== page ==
In spite of a ban and other obstacles artist Jens Galschiøt has finally managed to get his controversial exhibition through in the European Parliament. The 8 sculptures he placed there on 10 July show the darkest and brightest quotes from the Quran, the Bible, and the Torah.
Galschiøt is no stranger to controversy. Now, hundreds of the darkest and brightest quotes from the Quran, the Bible, and the Torah can be seen on 8 of Galschiot’s sculptures ‘The Pillars of Scriptures’, which is exhibited centrally inside the EU Parliament’s. The sculptures’ displays present the religious quotes in 9 different languages. The sculptures are 2 meters tall and weigh circa 2 tons.
The EU exhibit is a part of the art and dialogue project The Children of Abraham, which uses visual art to build a bridge between Christianity, Islam and Judaism.
The project’s main sculpture, Fundamentalism, which is 3½ meters tall, 9 meters wide, and weighs 28 tons, has been exhibited publicly throughout Denmark and even outside Copenhagen’s City Hall without any kind of trouble. The exhibitions have started dialogues where people spoke to each other without prejudice about religion’s influence, cultural identity, and our personal similarities and differences. Libraries have held debates and over 100 schools and high school classrooms in Denmark have used it in their lessons.
New Europe correspondent Dan Alexe asked Jens Galschiøt why he is trying to be so provocative with every event, happening and art work.
Jens Galschiøt: Art in a public space has to provoke. In a good way, or even in a bad way.
Can’t we have art without provocation?
We can, of course, you have beautiful kitsch art, with flowers, girls, smiling children. But that is not for me.
What do you think about Jeff Koons?
I like some of his stuff. He had that sliced cow… Yes, what he does is interesting, because he is doing all this kitsch thing on a big scale.
Do you call that art?
When you make it on such a big scale, it is art. If it is small, then it’s kitsch. But you take a little thing and blow it up ten times more, one hundred times more, then it is art. Art is what artists are making.
You the mean that it is the intention that counts.
It is the intensity. It is when you are showing reality under a new angle. When you show reality to people in a different way.
Why did you pick up on religion now? You provoked even your own compatriots with the statue of Hans Christian Andersen with female breasts. Then in Hong Kong, the monument about the Chinese upraise on the Tien An Men square, the Pillar of Shame. Why religion now?
Because religion scares me. Every time artists are trying to do something about religion, especially about Islam and Christianity and Judaism, people go completely mad. You publish some cartoons and then you see embassies burning. Many right wing people tell me: Oh you don’t touch Islam because you are afraid. I tell them: No, I am not afraid of Muslims. I am afraid of you, right wing people. I am afraid that the Right would use my art against Muslims.
So you are trying to keep a balance between politics and religion.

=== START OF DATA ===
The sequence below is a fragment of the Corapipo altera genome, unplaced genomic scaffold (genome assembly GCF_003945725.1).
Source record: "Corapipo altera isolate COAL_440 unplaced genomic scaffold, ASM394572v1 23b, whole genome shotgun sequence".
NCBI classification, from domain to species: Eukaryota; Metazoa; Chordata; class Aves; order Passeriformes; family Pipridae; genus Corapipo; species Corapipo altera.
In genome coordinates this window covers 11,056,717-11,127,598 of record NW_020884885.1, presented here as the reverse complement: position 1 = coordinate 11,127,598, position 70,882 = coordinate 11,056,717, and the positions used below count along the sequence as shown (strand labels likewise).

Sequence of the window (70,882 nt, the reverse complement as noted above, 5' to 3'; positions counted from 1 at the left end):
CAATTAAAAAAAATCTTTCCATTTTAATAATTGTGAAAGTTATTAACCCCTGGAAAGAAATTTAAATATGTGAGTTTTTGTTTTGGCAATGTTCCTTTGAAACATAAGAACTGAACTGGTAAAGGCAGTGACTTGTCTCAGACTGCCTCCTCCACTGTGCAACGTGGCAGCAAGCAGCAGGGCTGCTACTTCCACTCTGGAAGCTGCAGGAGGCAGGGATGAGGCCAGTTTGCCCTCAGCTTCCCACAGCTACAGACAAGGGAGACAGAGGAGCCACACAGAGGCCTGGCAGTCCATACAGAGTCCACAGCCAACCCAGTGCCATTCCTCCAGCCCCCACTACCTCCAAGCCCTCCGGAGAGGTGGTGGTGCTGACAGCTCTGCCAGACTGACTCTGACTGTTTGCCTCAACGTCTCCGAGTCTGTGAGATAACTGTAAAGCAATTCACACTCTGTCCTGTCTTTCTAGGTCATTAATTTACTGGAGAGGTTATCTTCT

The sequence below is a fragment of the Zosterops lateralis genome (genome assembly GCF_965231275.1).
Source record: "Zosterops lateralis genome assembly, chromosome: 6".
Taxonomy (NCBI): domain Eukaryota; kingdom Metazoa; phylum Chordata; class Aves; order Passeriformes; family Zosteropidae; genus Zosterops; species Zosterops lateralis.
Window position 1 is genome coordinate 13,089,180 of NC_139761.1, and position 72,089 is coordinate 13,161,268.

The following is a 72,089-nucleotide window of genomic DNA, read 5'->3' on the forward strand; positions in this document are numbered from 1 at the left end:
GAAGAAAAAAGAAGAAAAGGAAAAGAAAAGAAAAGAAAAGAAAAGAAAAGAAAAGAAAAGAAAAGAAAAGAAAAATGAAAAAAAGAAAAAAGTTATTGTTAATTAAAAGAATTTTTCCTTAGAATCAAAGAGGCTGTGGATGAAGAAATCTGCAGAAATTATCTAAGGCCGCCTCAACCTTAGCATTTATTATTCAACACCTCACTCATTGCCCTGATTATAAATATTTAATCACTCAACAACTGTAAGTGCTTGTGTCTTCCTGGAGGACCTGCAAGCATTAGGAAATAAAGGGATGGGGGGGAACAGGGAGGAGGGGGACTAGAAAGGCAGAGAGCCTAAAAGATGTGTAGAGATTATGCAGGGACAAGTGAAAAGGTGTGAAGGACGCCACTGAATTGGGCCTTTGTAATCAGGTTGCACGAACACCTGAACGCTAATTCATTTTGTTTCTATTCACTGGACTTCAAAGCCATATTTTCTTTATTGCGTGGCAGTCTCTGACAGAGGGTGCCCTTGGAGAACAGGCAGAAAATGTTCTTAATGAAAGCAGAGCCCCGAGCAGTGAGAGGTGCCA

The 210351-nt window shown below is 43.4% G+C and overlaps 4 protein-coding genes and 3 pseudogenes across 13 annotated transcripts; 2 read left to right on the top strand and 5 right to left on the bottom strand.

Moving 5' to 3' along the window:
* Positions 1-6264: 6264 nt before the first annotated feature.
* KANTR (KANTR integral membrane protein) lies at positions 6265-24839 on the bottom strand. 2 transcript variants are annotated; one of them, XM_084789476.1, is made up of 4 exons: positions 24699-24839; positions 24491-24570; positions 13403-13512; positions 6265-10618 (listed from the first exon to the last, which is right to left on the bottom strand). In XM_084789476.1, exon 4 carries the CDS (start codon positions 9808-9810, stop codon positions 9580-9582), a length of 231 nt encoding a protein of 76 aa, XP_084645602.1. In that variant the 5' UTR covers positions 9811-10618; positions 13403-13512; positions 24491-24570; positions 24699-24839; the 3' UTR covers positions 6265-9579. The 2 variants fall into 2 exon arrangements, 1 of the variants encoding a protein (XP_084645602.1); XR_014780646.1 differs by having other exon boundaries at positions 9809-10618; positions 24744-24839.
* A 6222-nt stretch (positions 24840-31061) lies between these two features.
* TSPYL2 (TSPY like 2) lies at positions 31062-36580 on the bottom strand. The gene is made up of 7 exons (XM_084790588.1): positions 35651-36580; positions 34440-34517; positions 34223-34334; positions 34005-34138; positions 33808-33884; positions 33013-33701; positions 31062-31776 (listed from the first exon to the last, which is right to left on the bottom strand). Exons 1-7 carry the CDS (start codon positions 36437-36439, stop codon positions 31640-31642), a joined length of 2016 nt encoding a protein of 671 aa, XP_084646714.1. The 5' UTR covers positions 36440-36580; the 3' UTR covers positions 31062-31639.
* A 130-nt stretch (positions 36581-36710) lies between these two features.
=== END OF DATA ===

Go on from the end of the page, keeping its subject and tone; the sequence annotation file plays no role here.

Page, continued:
Yes, I put all religions on the same level, the Koran, the Bible and the Torah. I took out of each one of the them the most beautiful quotes, then I chose the most hateful ones. 100 of the best and 100 of the worst. And I placed them on these big constructions.
And something strange happened: the result was the very definition of fundamentalism. One pillar shows only the Jewish quotations from the Torah; another one from the New Testament etc. And people are enchanted: Oh, this is beautiful. Many are surprised that quotations from the Koran can be so lovely. But when you go inside the circle of pillars, you can see the opposite. All the hateful quotations.
You read about pouring meting metal in the mouths of sinners. After that you see how the Bible tells us to burn women, or how homosexuals have to be stoned. Awful things in all three books. Every religion has two sides. A lovely one and a hateful one. All this discussion in Europe about religion is not about the nature of the books, it is about which side of the book you choose. This is all the meaning of my construction.
How do you position yourself vis-à-vis the initiative of Jyllands Posten, the Danish newspaper that published the Muhammad and anti-Muslim cartoons that provoked so many violent protests across the world? They only picked up on Islam. How do you position yourself?
They actually asked me to be part of that. I told them I didn’t want to be part of it. For the Muslims, you simply can’t draw Muhammad. I told them we should also do the Christians and the Jews. If we do the three of them, then yes, but not only the Muslims. In the case of religion, we need knowledge. We need to discuss the intentions. So I didn’t want to be part of that.
What do you think of the prediction of Andre Malraux, the French writer and first culture minister after World War II who said that the XXI-st century will be religious or will not exist? Are you optimistic? Do you think religion is weighing heavily on us? What is your prediction?
30, 40 years ago I believed all religions will disappear. That we would be led by science, not by fundamentalism. I am surprised at what is happening. Sometimes I have the impression that my thinking is wrong.